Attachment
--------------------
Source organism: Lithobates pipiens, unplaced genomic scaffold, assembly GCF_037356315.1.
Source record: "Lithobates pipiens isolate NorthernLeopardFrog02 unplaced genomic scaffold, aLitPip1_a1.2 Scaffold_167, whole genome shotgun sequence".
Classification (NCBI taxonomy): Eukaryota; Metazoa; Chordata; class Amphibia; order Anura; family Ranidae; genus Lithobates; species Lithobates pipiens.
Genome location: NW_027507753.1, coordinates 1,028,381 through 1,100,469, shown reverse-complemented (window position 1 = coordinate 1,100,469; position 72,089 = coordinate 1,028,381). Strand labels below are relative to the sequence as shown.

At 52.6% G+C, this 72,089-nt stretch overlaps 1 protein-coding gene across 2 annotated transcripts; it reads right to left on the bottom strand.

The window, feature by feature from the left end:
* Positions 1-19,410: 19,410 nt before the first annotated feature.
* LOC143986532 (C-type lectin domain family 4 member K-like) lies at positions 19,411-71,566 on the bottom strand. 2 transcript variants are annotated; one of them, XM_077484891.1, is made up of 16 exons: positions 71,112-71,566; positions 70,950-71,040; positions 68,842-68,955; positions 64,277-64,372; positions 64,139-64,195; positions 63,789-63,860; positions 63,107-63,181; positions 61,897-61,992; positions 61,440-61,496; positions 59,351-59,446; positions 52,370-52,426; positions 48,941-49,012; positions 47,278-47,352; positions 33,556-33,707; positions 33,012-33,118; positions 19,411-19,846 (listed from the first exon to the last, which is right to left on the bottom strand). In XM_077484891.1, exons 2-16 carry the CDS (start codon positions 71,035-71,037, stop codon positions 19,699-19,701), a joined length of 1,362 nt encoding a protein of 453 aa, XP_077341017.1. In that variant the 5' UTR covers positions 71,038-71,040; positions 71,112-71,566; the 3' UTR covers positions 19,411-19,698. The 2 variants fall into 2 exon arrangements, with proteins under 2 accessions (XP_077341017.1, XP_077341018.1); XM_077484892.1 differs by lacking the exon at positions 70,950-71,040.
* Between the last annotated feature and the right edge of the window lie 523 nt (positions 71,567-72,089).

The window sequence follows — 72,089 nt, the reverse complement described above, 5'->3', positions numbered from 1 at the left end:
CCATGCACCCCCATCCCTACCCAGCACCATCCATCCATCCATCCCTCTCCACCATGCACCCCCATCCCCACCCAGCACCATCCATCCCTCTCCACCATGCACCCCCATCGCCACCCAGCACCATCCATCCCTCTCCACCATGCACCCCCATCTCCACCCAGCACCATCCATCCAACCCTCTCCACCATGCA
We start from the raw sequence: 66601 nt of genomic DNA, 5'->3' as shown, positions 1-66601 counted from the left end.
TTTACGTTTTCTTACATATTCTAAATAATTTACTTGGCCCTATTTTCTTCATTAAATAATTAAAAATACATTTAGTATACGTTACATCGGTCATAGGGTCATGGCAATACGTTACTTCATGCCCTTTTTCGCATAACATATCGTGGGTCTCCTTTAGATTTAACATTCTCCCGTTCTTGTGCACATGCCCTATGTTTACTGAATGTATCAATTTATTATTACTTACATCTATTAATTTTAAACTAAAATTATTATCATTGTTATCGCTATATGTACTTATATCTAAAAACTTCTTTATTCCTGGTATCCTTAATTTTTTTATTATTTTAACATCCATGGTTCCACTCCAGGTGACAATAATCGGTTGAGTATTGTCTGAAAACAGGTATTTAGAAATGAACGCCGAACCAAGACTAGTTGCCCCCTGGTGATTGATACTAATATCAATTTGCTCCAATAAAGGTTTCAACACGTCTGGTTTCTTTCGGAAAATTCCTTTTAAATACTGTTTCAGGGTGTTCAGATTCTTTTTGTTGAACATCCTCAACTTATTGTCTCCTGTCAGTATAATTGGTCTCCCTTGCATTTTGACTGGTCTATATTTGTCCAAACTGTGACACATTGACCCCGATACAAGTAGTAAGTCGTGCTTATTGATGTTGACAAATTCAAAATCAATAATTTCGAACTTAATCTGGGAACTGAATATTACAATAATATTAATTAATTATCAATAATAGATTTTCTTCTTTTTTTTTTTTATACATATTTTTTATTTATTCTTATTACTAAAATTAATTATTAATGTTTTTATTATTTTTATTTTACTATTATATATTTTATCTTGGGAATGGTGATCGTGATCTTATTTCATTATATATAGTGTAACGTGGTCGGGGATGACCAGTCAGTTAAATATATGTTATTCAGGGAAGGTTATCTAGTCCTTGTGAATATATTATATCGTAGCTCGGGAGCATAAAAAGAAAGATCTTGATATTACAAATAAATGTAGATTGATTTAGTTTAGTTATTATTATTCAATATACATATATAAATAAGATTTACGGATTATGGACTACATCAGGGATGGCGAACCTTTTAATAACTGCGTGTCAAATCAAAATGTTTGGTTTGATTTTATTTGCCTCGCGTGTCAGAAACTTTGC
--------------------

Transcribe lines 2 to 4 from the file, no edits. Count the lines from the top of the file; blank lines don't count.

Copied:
Source record: "Lithobates pipiens isolate NorthernLeopardFrog02 unplaced genomic scaffold, aLitPip1_a1.2 Scaffold_167, whole genome shotgun sequence".
Classification (NCBI taxonomy): Eukaryota; Metazoa; Chordata; class Amphibia; order Anura; family Ranidae; genus Lithobates; species Lithobates pipiens.
Genome location: NW_027507753.1, coordinates 1,028,381 through 1,100,469, shown reverse-complemented (window position 1 = coordinate 1,100,469; position 72,089 = coordinate 1,028,381). Strand labels below are relative to the sequence as shown.